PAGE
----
The death toll from a car bomb blast that ripped through a busy market in Pakistan’s northwestern city of Peshawar on Sunday climbed to 42, authorities said.

The explosion occurred near a mosque and a police station in Peshawar’s centuries-old market place, Qissa Khawani Bazaar, which means market of story tellers in the local language. It was the third blast in a week in Peshawar, which lies about 120 miles west of Islamabad, the nation's capital city, and the fourth blast to hit the historic market in the last five years. The powerful blast, which left a deep crater in the ground, damaged the mosque and triggered a fire that destroyed several buildings and vehicles.

"The death toll is expected to rise as about 17 persons are critical," said Arshad Javed, chief executive of Lady Reading Hospital, where about 107 people who were injured from the attack are being treated, according to the Times of India.

According to local media reports, 17 members from a single family who were shopping for a wedding at the market, were killed in the attack.

“I was standing in front of the shop to buy ice cream for my ailing nephew who was with me when a deafening explosion rocked the entire area,” Muhammad Sajjad, who works in Saudi Arabia as a laborer, told AFP in the hospital. “The explosion was so intense that it threw me and my nephew a few meters, injuring both of us,” said Sajjad, who escaped with a minor head injury.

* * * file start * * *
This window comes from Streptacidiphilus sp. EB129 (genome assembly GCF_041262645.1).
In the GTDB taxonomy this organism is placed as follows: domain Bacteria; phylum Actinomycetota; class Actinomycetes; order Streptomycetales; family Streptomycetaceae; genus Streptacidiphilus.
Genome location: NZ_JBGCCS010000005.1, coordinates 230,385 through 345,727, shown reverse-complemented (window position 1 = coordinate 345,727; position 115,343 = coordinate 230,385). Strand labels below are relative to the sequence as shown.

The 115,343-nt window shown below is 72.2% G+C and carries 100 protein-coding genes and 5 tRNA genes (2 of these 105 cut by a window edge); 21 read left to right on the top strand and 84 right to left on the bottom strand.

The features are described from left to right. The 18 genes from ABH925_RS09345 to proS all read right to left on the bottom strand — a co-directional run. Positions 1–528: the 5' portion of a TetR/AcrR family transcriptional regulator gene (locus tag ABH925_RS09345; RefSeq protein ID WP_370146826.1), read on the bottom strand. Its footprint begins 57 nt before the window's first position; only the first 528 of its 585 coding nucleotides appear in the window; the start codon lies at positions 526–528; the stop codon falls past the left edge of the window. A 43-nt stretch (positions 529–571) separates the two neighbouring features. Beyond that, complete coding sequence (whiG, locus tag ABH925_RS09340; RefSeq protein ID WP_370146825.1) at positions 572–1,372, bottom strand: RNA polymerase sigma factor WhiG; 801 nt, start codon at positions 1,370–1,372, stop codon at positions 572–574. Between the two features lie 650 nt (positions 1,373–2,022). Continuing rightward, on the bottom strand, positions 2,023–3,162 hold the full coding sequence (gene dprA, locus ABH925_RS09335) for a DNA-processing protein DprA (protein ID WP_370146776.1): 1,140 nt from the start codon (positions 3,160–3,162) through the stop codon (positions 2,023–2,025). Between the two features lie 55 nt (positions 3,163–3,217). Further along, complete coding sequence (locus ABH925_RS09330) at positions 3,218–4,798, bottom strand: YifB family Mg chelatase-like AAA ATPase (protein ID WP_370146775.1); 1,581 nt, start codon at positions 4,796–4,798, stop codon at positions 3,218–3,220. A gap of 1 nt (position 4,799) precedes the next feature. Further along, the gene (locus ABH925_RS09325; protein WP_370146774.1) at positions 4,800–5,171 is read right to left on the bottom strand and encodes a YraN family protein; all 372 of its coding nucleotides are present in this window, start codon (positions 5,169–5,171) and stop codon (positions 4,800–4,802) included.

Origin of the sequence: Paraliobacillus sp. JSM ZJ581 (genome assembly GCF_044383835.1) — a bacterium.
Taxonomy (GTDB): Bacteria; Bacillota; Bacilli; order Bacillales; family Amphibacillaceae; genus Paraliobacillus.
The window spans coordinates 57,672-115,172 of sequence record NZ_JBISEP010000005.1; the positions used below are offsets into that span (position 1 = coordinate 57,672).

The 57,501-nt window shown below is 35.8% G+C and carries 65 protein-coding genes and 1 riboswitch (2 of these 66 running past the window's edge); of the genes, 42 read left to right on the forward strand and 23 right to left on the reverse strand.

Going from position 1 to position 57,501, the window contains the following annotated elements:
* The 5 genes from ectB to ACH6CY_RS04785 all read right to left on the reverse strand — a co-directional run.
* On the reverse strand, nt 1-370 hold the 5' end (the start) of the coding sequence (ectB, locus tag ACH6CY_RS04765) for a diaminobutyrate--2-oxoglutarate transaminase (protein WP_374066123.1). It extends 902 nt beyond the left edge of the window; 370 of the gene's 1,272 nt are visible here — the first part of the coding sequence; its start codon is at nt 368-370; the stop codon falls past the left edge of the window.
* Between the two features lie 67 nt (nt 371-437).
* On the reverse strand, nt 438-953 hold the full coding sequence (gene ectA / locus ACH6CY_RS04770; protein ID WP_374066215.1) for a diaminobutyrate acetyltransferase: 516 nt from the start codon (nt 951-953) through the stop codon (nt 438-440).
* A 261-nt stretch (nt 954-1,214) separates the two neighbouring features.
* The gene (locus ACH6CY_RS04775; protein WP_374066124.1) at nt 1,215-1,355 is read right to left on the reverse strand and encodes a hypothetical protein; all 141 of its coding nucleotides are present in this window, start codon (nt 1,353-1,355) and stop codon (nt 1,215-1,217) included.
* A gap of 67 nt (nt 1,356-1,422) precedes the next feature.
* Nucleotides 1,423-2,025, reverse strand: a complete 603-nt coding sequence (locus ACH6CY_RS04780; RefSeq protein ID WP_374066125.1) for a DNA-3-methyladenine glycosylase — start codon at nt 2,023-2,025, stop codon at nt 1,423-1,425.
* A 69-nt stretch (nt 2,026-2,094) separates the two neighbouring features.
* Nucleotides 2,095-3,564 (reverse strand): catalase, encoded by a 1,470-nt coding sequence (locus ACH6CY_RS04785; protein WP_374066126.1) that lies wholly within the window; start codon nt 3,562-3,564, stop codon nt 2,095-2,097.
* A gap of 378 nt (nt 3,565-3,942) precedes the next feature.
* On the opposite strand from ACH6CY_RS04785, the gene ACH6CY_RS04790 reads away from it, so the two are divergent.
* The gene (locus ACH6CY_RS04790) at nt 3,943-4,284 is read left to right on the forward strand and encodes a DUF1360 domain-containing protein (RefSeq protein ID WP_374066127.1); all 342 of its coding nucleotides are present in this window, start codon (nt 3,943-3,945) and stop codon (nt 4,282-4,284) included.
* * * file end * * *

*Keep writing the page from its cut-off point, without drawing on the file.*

According to the bomb disposal squad, about 200 kilograms to 225 kilograms of explosives were loaded on to a white Toyota Corolla car, which was parked outside a hotel near the police station.

"It was a remote-controlled blast. The vehicle had been fully converted into a bomb," Shafqat Malik, chief of the bomb disposal squad, told the Express Tribune. “Phosphorus was mixed with the explosives which triggered the fire,” Malik said. “Artillery shells were also used in the device to inflict maximum casualties.”

This is the third attack in a week in the city after a twin suicide attack last Sunday on a nearby church killed more than 80 worshippers. Two days later, militants had bombed a vehicle transporting government servants.

Violence has been on the rise in Pakistan’s Khyber-Pakhtunkhwa province bordering Afghanistan, despite the Pakistani government’s efforts to launch peace talks with Taliban militants to reinstate peace in the region.

The Taliban denied responsibility for the attack.